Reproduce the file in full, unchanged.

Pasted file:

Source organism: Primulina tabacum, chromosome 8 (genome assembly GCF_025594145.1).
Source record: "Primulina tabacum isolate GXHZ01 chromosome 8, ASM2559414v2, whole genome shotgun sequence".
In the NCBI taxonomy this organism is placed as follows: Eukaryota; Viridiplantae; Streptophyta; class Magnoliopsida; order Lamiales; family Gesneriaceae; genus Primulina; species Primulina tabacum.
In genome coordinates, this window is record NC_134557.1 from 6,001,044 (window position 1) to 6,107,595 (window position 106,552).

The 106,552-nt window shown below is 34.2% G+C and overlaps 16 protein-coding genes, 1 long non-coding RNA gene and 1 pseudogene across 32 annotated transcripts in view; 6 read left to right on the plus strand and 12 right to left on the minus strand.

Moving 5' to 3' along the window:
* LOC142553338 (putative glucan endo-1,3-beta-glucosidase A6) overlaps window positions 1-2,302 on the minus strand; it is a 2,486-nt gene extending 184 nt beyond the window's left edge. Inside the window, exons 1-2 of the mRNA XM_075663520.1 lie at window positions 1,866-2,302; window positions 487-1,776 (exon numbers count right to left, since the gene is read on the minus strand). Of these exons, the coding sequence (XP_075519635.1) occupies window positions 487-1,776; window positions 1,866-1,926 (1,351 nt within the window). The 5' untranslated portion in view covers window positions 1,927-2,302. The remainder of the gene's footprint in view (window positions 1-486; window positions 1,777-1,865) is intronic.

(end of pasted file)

Source organism: Primulina tabacum, chromosome 8 (genome assembly GCF_025594145.1).
Source record: "Primulina tabacum isolate GXHZ01 chromosome 8, ASM2559414v2, whole genome shotgun sequence".
In the NCBI taxonomy this organism is placed as follows: Eukaryota; Viridiplantae; Streptophyta; class Magnoliopsida; order Lamiales; family Gesneriaceae; genus Primulina; species Primulina tabacum.
In genome coordinates, this window is record NC_134557.1 from 6,001,044 (window position 1) to 6,107,595 (window position 106,552).

The 106,552-nt window shown below is 34.2% G+C and overlaps 16 protein-coding genes, 1 long non-coding RNA gene and 1 pseudogene across 32 annotated transcripts in view; 6 read left to right on the plus strand and 12 right to left on the minus strand.

Moving 5' to 3' along the window:
* LOC142553338 (putative glucan endo-1,3-beta-glucosidase A6) overlaps window positions 1-2,302 on the minus strand; it is a 2,486-nt gene extending 184 nt beyond the window's left edge. Inside the window, exons 1-2 of the mRNA XM_075663520.1 lie at window positions 1,866-2,302; window positions 487-1,776 (exon numbers count right to left, since the gene is read on the minus strand). Of these exons, the coding sequence (XP_075519635.1) occupies window positions 487-1,776; window positions 1,866-1,926 (1,351 nt within the window). The 5' untranslated portion in view covers window positions 1,927-2,302. The remainder of the gene's footprint in view (window positions 1-486; window positions 1,777-1,865) is intronic.